In just a few short weeks, the Canby High School thespians will bring a beloved holiday story to life, just in time for Christmas.
The tale is The Cinnamon Bear, an old-time radio program that debuted on the airwaves in 1937. And, true to both the story’s original medium and the coronavirus era, CHS drama students will be presenting their show not on the stage — but a Zoom line near you.
“We really wanted to do something before the end of the year,” explained Craig Holbrook, who was hired as the high school’s drama teacher and theater director just a few weeks ago. “And the easiest thing to do in the short amount of time that we have was a radio show, where we could record it via Zoom, script in hand.”
The Zoom format eliminates the need for the show’s cast of 14 high school actors to memorize their lines before opening night — which is barely two weeks away.
“We’ve got some really talented kids and they’re raring to go,” Holbrook said. “They’ve been without for a while now and it’s been a shame, but I’m jumping in and I’m really excited to work with these guys.”
Although many students who have been involved in drama in recent years were excited to see Holbrook “getting the band back together,” as it were, he admitted that not as many turned out for auditions as he would have expected.
He believes there are two reasons for this. First, and not surprisingly, not many teens are overly enthused about doing material that was originally conceived to appeal to young children.
The second and perhaps even more significant factor is something that many of us have been dealing with during the telework era: Zoom fatigue.
“There’s a core group that has really maintained that connection,” Holbrook said. “Then there are the peripherals that are interested, but it’s difficult because you’re not hanging out in the green room, and you’re not seeing each other every day. You do lose that sense of community a little bit.”
Though the original Cinnamon Bear show was created to air in short episodes broadcast almost daily over a period of four to five weeks (spanning from Thanksgiving to Christmas), Holbrook said the high school will be presented a very abbreviated version.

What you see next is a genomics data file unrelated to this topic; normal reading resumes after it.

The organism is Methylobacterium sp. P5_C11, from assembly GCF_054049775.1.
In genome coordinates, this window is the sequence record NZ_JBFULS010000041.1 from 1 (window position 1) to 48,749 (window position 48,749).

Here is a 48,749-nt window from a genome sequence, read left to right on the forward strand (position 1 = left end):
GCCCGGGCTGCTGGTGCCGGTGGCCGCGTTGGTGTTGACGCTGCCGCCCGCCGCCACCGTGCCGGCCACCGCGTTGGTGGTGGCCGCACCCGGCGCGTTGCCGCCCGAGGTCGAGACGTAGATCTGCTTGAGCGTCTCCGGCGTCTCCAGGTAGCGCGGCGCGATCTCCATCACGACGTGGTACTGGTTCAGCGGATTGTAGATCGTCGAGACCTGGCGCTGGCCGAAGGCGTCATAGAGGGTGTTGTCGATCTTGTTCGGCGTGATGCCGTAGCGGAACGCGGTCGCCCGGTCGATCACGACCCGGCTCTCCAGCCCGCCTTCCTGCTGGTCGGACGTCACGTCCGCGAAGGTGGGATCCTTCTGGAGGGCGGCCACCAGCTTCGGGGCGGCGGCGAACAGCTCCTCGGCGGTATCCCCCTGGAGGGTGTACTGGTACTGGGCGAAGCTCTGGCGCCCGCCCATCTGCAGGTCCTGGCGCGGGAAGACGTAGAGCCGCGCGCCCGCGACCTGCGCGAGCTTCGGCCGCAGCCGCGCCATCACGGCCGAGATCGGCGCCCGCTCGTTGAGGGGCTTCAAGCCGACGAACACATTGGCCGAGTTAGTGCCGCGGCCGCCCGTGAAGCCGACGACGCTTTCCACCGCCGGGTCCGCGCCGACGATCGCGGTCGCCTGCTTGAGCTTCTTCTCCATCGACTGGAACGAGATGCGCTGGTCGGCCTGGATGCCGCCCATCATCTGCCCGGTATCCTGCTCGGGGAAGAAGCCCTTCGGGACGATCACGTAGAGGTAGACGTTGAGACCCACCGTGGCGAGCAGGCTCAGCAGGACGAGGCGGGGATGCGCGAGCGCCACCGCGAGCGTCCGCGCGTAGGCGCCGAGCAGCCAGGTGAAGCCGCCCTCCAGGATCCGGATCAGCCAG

“They condense it quite a bit,” Holbrook assured. “We’re not going to be, you know, three hours long.” (Thank goodness — talk about Zoom fatigue!)
The Cinnamon Bear tells the story of a brother and sister who journey through a magic land to find the silver star meant to top their Christmas tree, aided by such characters as Paddy O’Cinnamon, an Irish-accented teddy bear, the Crazy Quilt Dragon, Oliver Ostrich and even Santa himself.
The story has become a particular favorite in the Pacific Northwest, especially Portland, which has the reputation of being a “Cinnamon Bear hotspot.”
The Canby High School Thespians’ presentation of the holiday classic will be broadcast via YouTube at the following links:
Dec. 18, 7 p.m.: https://youtu.be/U4G7UR4Eedw
Dec. 19, 7 p.m.: https://youtu.be/SGUoOFCCBwQ
Holbrook plans to flip the drama club’s usual schedule for the new year. Whereas the Thespians typically produce a large musical in the winter and a series of one-act plays in the spring, 2021 will feature the reverse.
Holbrook is hopeful that improved interventions for fighting the coronavirus, including a vaccine, might allow for some gathering to take place by springtime, at least enough to rehearse and stage a production — even if the audience will still be virtual.
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